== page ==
You'd think that after having this experience I would be a little less stressed about milestones with my second child, born 4 weeks early, and I was....a little.  I still find the anxiety creep in when I am asked about what he's doing or when I compare him to others.  My husband is always telling me that I shouldn't worry about what others are doing, but the comparison is unavoidable with things like Facebook.  Isn't that what Facebook is - a place to show how much better you are doing than your friends?  Regardless, the pressure to compete is there and once again we are not leading the pack.  My son has been slightly ahead of Jane with rolling, sitting up and just started crawling a week shy of being 11 months old.  I must admit, part of me is thrilled that he is crawling, because it is all anyone has been asking me about.  Another part, the wiser, more rational side of myself, is a little bit sad because I know that he is on the fast track to growing up on me.  Being a mother, for me, is a constant struggle between wanting my children to move forward, but also wanting to hold on to them just as they are.  I am trying to be more present with them and celebrate what they are doing and who they are today and not worry so much about pushing them towards tomorrow.  I know that tomorrow will always come and that I will be wishing for yesterday.

Thursday, April 21, 2011

Ready, Set, Go

I became a mother almost three years ago and my second child is about to celebrate his first birthday.  I may not be as seasoned as some, but feel as though I have some insight into the world of motherhood.  I am currently on maternity leave and therefore deeply immersed in my role as a mom.  I would like to be clear that I do not think that by staying at home I am in any way superior in my mothering, merely that I am consumed by it as I have nothing else going on.  It is the hardest thing I have done, there are many days when I dream longingly of my "old life", but there is still no where else I would rather be.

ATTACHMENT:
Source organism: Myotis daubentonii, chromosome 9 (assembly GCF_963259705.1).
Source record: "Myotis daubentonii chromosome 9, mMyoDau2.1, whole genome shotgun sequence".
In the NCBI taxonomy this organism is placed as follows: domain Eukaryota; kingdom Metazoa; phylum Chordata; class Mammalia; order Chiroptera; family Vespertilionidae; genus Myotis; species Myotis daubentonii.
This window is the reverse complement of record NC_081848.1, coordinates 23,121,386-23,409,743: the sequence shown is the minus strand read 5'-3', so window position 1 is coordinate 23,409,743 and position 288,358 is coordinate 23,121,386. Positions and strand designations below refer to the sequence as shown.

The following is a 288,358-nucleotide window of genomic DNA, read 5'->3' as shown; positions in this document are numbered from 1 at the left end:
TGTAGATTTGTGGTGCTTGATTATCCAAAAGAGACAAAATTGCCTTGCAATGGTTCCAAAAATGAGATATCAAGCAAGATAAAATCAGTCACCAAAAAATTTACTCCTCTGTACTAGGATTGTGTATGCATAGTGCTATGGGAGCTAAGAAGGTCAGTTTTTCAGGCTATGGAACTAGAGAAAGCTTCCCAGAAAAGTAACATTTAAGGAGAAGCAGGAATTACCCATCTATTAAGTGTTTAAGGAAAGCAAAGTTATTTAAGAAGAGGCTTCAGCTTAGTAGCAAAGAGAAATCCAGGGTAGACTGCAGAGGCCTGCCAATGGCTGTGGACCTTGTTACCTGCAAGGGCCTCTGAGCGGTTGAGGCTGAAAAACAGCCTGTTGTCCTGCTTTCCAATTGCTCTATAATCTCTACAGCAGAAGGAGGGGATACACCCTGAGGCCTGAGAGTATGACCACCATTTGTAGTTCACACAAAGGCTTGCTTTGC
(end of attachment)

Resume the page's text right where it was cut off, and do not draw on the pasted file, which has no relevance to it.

The word race can mean many things, but most commonly we use it to describe "a family, tribe, people, or nation, believed or presumed to belong to the same stock; a lineage; a breed." as well as, "competitive action of any kind."  The idea of mothers as a breed or a family of women sounds very inviting and supportive.  Although we, as mothers, are connected by so many shared experiences the competition and "race" between women remains.  The race to get pregnant, to gain the least amount of weight, and then to lose the weight.  The race to sleeping through the night, crawling, walking, talking, toilet training, and the list goes on.  To once again quote Jamie Lee Curtis, from one of my daughter's favourite books, "Why are we racing and what are we winning?".  The pressure that we place on one another and on ourselves can become overwhelming.  I am very aware of this race and try hard to stay away from it, but it can be difficult to ignore.  My goal is to talk openly and honestly about my life as a mom, the things I struggle with, things that I have found success with and things that make me happy.  It is my hope that I can continue to resist the inclination to race and slow down with you for a million-way tie for first and last.

I am not sure how this blog will evolve, but I am excited to share it with you.

I would like to acknowledge that in starting this project I have been influenced by the thoughtful work of my friend and fellow mom, Leah Dillon, author of the wonderful blog TOUT(  Check it out today and every day.